I landed on a restaurant trade secret: pancake mix. I had Krusteaz Light and Fluffy Buttermilk Pancake mix on hand here at the house. It has flour, sugar (for browning), food starch (for more browning), baking soda (for crunch), buttermilk powder (for tang and browning) and powdered egg whites. After a few tests, I came up with this:
2 cups Buttermilk Pancake Mix
1 tsp salt
1/2 ground black pepper
1/2 tsp baking powder
1 Tbsp seasoning powder (Old Bay, Ranch powder, Cajun seasoning, etc)
Mix the dry ingredients together in a wide container. Take the seafood pieces out of the marinade and drop them into the dredging mix. Cover them completely with the dredge and let them sit for five minutes. The salt from the dredge will pull a little moisture out of the seafood and allow more of the dry mix to stick to the shrimp/calamari/scallops. Pick the seafood out of the dredge and place them on a rack while you preheat 3 inches of peanut oil in a pot/Dutch Oven/deep fryer to 360°F.
Drop the seafood into the heated oil in batches, just enough so the oil doesn’t dip below 340°F. Cooking times to internal temperature of 150°F: Calamari rings/cocktail shrimp - 60 seconds; Large U-15 Shrimp & Sea Scallops - 90 seconds. Timing and temperature are key here; set a timer and use a thermometer. Seafood’s too expensive to be messing around. Knowwhatimean?
Drain on a rack or paper towels, but there won’t be a lot of excess oil. Serve with tartar sauce, cocktail sauce, ketchup, hot sauce or just plain ole lemon wedges.
Not to toot my own horn, BUT ... this worked well. The large shrimp were actually crunchy AND juicy. And the scallops, oh my goodness. To see the milky juices of a fresh sea scallop leaking out onto the deep golden crust ...That’s what I’m talking about. The calamari wasn’t quite up to Tony D’s level of greatness, but give me time.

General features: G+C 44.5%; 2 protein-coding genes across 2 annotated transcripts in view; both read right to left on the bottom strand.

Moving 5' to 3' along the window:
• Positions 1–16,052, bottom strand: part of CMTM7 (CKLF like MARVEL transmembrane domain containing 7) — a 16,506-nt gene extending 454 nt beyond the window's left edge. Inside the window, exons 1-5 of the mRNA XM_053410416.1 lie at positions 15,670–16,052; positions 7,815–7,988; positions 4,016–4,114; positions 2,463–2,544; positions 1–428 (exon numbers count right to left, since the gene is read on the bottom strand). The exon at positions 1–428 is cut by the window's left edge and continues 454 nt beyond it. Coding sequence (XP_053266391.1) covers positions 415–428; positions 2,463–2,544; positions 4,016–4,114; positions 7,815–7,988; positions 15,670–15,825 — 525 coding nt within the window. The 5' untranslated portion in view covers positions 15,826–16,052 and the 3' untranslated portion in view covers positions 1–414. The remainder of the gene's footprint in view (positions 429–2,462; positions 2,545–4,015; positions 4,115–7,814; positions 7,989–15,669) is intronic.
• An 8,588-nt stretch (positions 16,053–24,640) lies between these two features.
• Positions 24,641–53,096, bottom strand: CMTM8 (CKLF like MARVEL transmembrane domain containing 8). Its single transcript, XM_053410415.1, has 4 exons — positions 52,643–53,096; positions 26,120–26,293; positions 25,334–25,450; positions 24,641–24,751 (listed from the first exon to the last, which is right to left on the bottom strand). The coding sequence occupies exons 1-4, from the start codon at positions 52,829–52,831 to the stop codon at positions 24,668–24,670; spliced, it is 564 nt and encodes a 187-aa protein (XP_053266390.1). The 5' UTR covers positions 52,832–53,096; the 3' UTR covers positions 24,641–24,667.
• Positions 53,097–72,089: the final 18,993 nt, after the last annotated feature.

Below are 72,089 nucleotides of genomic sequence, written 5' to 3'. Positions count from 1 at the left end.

Rich Swanson is a local cook who has had numerous wins in nationally sponsored recipe contests. He is also the layout specialist here at The Day.
Comments? Questions? Suggestions? Rich Swanson can be reached at TheSurlyTable@gmail.com
I put off velveting for a long time for a real wienie reason: I hate separating eggs. I wasn’t making a lot of recipes that used just the whites and I abhor the concept of egg white omelettes. But in a strange twist of karma, the overwhelming demand for egg whites for egg white omelettes makes pints and quarts of them conveniently available at your local grocery store. I didn’t crack a single egg for all the velveting tests.
Online readers, scroll through the photos at the top of this article until you get to the photo of the lovely Popeye’s Chicken Sandwich knock-off. That was a sidebar to the testing of all the seafood. The cutlets were store bought and about 1/2 inch thick. I marinated them for a full 24 hours in the velveting marinade you see in the body of this article and then dredged, a second dip into the marinade and and then a second dredge. Deep fried them at 360°F till the crust was deep golden; about 2 minutes. I don’t know if it can all be credited to the long alkaline velvet soak, but this was the most tender, juicy and flavorful chicken tendie I’ve ever had. Even the skinny “tail” was juicy, and that’s usually the first part that gets overcooked. Very surprising. I’m going to run more tests on that, for sure.
I didn’t include my tests of Langostino Lobster chunks (2lb bag, cooked and frozen - $29.99 at Costco) because they were already cooked. But dipped in the velvet marinade and dredged the same way, they were quite good. Also, while the frozen calamari rings were good, I still got a couple rubber bands in the batch. Will update when I use fresh calamari. Keep it greasy!